Note: This page is no longer being maintained and is kept for archival purposes only.
For current information see our main page.
PlantStudio Kurtz-Fernhout Software
Developers of custom software and educational simulations.
Home ... News ... Products ... Download ... Order ... Support ... Consulting ... Company
Product area
Help System
Quick Tour
How it works
How a plant grows

Biomass simplification

When we started working on PlantStudio we were going to include explicit measures of plant
biomass (as dry weight) for the total plant at maturity and for each plant part. For example, a tomato plant might have a total above-ground dry weight of 0.8 kg, with 0.5 kg taken up by fruits, 0.2 kg taken up by leaves, and 0.1 kg taken up by stems. But at some point we realized that this numerical accuracy is unnecessary and inconvenient if all we want to do is draw the plants. So PlantStudio simply sets the maximum expected plant biomass at 100% and treats all biomass amounts as percentages of the total. It doesn't matter if you are growing a 10-foot shrub or a tiny two-inch flower; you set the parameters in the same way.

Overall growth

PlantStudio uses a simple S-curve to simulate the overall growth of plants, with the top of the S-curve at 100% maximum plant biomass (MPB). This is determined by the
General: Growth curve parameter.


Each day of a plant's life, PlantStudio calculates new growth simply by figuring the change in total plant biomass along the plant's growth S-curve. The number of days in a plant's life is determined by the
General: Age at maturity parameter.

About S curves

A typical S curve has an exponential portion in which the slope increases, an inflection point where the slope begins to decrease, and a rounding-off portion where the slope is decreasing. The reason these are called S curves is that they look roughly like an S laid on its side. S-shaped curves are seen often in nature because they represent a fairly good abstraction of the course of a self-limiting process such as the growth of an organism or population in a limited environment.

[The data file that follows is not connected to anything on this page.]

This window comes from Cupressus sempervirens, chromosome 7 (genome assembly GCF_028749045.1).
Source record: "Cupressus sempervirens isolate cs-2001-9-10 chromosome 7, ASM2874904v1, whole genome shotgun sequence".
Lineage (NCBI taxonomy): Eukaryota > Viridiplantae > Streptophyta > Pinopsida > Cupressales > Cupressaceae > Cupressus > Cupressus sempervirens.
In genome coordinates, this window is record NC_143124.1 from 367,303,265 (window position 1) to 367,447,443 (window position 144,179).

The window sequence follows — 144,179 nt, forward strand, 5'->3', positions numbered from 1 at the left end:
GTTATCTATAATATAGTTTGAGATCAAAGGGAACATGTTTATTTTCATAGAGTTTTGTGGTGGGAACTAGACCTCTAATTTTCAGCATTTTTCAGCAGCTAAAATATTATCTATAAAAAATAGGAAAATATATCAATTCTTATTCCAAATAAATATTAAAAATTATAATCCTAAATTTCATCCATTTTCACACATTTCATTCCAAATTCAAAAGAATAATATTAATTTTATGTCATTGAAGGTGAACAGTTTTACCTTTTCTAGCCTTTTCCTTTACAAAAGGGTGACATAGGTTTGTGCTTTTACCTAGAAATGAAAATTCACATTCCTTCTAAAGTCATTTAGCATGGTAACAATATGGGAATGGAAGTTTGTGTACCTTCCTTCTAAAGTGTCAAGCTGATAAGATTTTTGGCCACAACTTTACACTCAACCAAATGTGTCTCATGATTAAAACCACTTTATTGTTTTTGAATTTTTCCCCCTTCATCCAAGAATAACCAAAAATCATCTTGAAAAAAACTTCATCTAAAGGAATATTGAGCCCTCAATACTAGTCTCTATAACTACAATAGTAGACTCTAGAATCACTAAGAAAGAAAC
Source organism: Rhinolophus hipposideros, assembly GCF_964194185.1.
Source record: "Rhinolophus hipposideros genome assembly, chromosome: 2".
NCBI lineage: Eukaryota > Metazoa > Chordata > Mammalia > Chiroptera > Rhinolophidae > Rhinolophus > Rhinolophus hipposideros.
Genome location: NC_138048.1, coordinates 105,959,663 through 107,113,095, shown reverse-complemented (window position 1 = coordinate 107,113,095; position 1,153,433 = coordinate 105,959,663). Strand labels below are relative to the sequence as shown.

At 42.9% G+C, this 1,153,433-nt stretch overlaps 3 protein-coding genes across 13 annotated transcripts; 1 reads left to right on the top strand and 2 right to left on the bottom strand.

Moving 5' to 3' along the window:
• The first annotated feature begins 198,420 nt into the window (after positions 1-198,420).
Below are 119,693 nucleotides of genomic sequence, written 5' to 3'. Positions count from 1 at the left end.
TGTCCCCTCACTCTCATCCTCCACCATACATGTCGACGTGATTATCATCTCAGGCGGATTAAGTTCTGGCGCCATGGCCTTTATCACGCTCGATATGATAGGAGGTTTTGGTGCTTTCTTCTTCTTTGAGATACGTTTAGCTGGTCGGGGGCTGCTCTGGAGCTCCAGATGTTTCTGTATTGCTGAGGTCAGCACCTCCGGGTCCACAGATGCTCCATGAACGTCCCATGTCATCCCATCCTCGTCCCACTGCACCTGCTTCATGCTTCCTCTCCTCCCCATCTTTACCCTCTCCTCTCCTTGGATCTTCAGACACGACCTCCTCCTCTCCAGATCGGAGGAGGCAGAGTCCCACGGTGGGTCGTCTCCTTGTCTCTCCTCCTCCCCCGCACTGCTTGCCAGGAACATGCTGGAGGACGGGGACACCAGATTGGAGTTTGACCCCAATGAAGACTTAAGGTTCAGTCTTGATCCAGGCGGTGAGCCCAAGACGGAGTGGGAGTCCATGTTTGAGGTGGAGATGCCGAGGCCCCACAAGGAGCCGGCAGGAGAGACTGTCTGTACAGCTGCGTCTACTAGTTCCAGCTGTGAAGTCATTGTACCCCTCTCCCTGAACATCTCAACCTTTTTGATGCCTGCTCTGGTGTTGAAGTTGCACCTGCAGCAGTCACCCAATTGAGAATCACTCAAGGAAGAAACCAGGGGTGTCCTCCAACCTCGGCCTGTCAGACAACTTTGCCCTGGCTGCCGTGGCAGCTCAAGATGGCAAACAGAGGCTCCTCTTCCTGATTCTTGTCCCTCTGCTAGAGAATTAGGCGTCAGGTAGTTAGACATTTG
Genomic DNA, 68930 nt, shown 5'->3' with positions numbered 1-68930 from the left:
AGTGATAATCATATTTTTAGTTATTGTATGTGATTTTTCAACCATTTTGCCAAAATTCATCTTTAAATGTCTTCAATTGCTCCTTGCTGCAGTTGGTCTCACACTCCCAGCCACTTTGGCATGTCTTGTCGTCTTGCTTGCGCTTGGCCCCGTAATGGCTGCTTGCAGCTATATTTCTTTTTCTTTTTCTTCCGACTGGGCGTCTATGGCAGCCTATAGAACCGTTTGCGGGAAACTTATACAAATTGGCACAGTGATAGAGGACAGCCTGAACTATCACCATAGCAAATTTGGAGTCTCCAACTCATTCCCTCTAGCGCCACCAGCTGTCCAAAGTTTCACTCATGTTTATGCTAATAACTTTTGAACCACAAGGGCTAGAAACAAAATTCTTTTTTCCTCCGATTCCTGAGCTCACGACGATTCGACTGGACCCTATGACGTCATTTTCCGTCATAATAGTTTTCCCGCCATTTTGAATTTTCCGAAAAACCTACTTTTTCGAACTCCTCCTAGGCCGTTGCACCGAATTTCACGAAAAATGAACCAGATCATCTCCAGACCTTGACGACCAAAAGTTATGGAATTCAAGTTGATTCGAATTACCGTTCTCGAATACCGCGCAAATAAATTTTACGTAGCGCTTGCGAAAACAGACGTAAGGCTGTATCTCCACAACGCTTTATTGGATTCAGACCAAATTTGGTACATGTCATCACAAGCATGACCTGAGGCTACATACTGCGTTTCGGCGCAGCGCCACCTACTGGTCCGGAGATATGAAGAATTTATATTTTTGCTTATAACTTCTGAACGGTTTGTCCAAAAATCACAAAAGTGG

For example, if two rabbits were placed on an island with no predators but a limited food supply, the number of rabbits would increase exponentially for a time (as long as there was plenty of food), then slow down and finally round off at the carrying capacity of the island -- the number of rabbits the island could accommodate. In a sense, you can think of the parts of a plant like these rabbits -- they compete for the available photosynthate (energy converted from solar energy through photosynthesis) and nutrients (absorbed through the roots).

Allocation of photosynthate and nutrients

The PlantStudio plant growth model assumes nutrients (and water) are never limiting. (The effect of limiting these things would be a good addition to a future version.) PlantStudio divides up new growth each day in two steps: first between the vegetative and reproductive pools, and second between individual plant parts in each pool.

The first allocation, between vegetative and reproductive pools, works by a simple linear increase in allocation to reproductive structures over time.


The parameter
General: Age at which flowering starts determines when this line starts to climb (here it would be 0.4), and the parameter General: Fraction of total plant biomass at maturity in reproductive structures determines the end point of the line (here it would be 0.6).

The second allocation is covered in the section
How plant biomass is distributed among plant parts.

Home ... News ... Products ... Download ... Order ... Support ... Consulting ... Company
Updated: March 10, 1999. Questions/comments on site to
Copyright © 1998, 1999 Paul D. Fernhout & Cynthia F. Kurtz.